SPE -172197-MS

Intelligent Distributed Acoustic Sensing for In-well Monitoring

Authors: J.J. Xiao (Saudi Aramco) | M. Farhadiroushan (Silixa Ltd.) | A. Clarke (Silixa Ltd.) | R.A. Abdalmohsen (Saudi Aramco) | E. Alyan (Saudi Aramco) | T.R. Parker (Silixa Ltd.) | J. Shawash (Silixa Ltd.) | H.C. Milne (Silixa Ltd.)

Copyright: Society of Petroleum Engineers

Source: SPE Saudi Arabia Section Technical Symposium and Exhibition, 21-24 April, Al-Khobar, Saudi Arabia, 2014

Abstract

Interval Control Valves ICVs and Inflow Control Devices ICDs can enable optimization of the production and injection profile along the wellbore. The ICV devices are operated to increase the hydrocarbon recovery and prevent unwanted fluid production. The ICDs are selected and positioned to optimize the water flood profile.  Although the operations of devices are well understood, the optimization of these devices in-situ is complex. The real-time monitoring of fluid flow along the wellbore can provide valuable information to set the position of the inflow devices and optimize the fluid flow in multilateral zones.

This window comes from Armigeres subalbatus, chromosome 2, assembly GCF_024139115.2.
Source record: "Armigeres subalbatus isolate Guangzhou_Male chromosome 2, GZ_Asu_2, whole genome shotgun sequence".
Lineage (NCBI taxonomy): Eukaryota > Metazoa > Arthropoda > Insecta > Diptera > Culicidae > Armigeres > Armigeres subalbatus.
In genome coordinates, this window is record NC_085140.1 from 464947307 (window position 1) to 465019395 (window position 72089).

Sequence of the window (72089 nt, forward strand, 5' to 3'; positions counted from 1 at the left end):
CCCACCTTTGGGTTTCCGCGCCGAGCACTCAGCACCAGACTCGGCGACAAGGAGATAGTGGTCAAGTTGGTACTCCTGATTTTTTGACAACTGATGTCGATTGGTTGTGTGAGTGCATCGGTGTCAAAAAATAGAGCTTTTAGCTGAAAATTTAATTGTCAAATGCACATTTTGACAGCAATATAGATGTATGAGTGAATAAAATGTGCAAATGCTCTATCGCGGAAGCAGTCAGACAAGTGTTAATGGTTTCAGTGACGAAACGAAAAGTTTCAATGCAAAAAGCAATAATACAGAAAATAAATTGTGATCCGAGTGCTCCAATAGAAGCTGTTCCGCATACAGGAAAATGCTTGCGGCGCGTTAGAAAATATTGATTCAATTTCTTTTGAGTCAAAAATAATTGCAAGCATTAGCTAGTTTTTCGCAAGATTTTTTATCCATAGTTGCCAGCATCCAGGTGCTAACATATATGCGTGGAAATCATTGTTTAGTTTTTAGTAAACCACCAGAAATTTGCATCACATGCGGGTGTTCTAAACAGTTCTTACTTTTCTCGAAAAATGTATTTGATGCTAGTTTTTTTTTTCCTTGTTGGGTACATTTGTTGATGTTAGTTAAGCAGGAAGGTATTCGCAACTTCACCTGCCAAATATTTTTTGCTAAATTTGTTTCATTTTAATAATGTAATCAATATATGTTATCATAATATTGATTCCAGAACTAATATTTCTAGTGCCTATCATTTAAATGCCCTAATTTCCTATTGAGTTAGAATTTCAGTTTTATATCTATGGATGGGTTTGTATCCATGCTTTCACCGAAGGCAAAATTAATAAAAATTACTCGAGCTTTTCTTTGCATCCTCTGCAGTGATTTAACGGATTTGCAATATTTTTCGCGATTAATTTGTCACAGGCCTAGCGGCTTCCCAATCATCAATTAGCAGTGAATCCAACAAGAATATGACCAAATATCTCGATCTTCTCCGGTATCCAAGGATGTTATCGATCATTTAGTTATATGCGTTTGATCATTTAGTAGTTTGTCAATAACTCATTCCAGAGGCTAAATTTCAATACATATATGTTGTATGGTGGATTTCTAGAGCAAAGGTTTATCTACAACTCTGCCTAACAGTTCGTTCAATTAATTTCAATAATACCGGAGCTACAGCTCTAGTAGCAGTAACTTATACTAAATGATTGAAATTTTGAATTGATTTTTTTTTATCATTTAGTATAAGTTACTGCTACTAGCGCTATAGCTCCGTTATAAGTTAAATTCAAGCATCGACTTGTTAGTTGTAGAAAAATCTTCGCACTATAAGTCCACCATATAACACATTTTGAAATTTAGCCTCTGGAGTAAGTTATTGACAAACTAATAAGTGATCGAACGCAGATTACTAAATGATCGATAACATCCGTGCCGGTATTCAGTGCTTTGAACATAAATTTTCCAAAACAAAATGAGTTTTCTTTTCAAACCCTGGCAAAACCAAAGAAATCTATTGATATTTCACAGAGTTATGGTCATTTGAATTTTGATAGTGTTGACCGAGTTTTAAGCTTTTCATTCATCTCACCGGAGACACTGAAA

The intelligent Distributed Acoustic Sensor (iDAS) uniquely allows the simultaneous recording of acoustic energy along many kilometers of optical fiber deployed along the wellbore. The system uses a novel digital optoelectronics detection technique that captures the amplitude and phase of the acoustic waves generated and propagated along the wellbore over a wide frequency (1mHz – 100kHz) range with a high dynamic range (>120dB). A number of signal processing techniques have been developed for processing a large array of acoustic data that can be recorded along the wellbore for monitoring the inflow at different zones. The iDAS system can be used with single-mode as well as multimode optical fibers.

The iDAS system was retrofitted to existing optical fibers that were already installed along several wells in Saudi Arabia. The acoustic noise energy generated across the inflow devices and propagating along the wellbore tubing was recorded. The acoustic noise spectrum can be used to monitor the fluid flow through the inflow devices. Using array processing, the speed of sound can be determined over several sections of the tubing to identify the fluid composition.

This paper reports on the results of the field trial carried in 2012 in several wells equipped with inflow devices.

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